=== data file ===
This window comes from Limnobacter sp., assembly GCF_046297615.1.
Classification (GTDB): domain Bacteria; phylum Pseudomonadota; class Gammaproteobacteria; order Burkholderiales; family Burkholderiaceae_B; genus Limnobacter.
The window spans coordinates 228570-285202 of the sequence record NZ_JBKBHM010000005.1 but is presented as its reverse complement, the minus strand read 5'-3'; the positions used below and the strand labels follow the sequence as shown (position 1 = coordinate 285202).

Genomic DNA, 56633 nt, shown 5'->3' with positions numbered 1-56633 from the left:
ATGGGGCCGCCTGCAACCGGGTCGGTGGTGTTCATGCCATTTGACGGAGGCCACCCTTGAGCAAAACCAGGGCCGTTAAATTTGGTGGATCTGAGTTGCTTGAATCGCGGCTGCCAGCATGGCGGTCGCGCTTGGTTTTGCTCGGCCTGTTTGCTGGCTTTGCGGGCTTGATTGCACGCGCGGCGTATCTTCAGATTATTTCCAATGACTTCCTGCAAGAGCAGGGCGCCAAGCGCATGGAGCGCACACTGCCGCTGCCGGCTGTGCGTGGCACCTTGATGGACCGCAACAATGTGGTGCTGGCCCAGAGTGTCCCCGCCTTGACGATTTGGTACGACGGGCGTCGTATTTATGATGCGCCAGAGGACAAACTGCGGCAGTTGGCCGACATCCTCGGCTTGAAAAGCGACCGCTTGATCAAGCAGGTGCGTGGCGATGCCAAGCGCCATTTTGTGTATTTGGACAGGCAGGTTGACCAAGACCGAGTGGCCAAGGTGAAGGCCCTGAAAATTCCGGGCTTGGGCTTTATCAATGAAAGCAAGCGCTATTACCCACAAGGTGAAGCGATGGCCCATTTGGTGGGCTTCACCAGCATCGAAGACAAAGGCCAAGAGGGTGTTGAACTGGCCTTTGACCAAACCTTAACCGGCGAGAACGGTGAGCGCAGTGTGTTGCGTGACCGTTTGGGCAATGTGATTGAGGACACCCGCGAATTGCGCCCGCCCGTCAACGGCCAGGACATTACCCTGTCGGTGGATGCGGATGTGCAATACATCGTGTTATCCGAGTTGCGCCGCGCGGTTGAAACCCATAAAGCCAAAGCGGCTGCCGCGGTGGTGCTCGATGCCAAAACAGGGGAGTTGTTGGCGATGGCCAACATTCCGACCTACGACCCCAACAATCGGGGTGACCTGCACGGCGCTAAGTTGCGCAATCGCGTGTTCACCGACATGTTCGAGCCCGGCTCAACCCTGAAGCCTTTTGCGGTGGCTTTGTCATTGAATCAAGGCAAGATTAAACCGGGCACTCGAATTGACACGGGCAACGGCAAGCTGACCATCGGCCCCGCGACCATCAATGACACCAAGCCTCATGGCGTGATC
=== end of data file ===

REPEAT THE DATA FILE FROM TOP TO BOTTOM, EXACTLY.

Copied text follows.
This window comes from Limnobacter sp., assembly GCF_046297615.1.
Classification (GTDB): domain Bacteria; phylum Pseudomonadota; class Gammaproteobacteria; order Burkholderiales; family Burkholderiaceae_B; genus Limnobacter.
The window spans coordinates 228570-285202 of the sequence record NZ_JBKBHM010000005.1 but is presented as its reverse complement, the minus strand read 5'-3'; the positions used below and the strand labels follow the sequence as shown (position 1 = coordinate 285202).

Genomic DNA, 56633 nt, shown 5'->3' with positions numbered 1-56633 from the left:
ATGGGGCCGCCTGCAACCGGGTCGGTGGTGTTCATGCCATTTGACGGAGGCCACCCTTGAGCAAAACCAGGGCCGTTAAATTTGGTGGATCTGAGTTGCTTGAATCGCGGCTGCCAGCATGGCGGTCGCGCTTGGTTTTGCTCGGCCTGTTTGCTGGCTTTGCGGGCTTGATTGCACGCGCGGCGTATCTTCAGATTATTTCCAATGACTTCCTGCAAGAGCAGGGCGCCAAGCGCATGGAGCGCACACTGCCGCTGCCGGCTGTGCGTGGCACCTTGATGGACCGCAACAATGTGGTGCTGGCCCAGAGTGTCCCCGCCTTGACGATTTGGTACGACGGGCGTCGTATTTATGATGCGCCAGAGGACAAACTGCGGCAGTTGGCCGACATCCTCGGCTTGAAAAGCGACCGCTTGATCAAGCAGGTGCGTGGCGATGCCAAGCGCCATTTTGTGTATTTGGACAGGCAGGTTGACCAAGACCGAGTGGCCAAGGTGAAGGCCCTGAAAATTCCGGGCTTGGGCTTTATCAATGAAAGCAAGCGCTATTACCCACAAGGTGAAGCGATGGCCCATTTGGTGGGCTTCACCAGCATCGAAGACAAAGGCCAAGAGGGTGTTGAACTGGCCTTTGACCAAACCTTAACCGGCGAGAACGGTGAGCGCAGTGTGTTGCGTGACCGTTTGGGCAATGTGATTGAGGACACCCGCGAATTGCGCCCGCCCGTCAACGGCCAGGACATTACCCTGTCGGTGGATGCGGATGTGCAATACATCGTGTTATCCGAGTTGCGCCGCGCGGTTGAAACCCATAAAGCCAAAGCGGCTGCCGCGGTGGTGCTCGATGCCAAAACAGGGGAGTTGTTGGCGATGGCCAACATTCCGACCTACGACCCCAACAATCGGGGTGACCTGCACGGCGCTAAGTTGCGCAATCGCGTGTTCACCGACATGTTCGAGCCCGGCTCAACCCTGAAGCCTTTTGCGGTGGCTTTGTCATTGAATCAAGGCAAGATTAAACCGGGCACTCGAATTGACACGGGCAACGGCAAGCTGACCATCGGCCCCGCGACCATCAATGACACCAAGCCTCATGGCGTGATC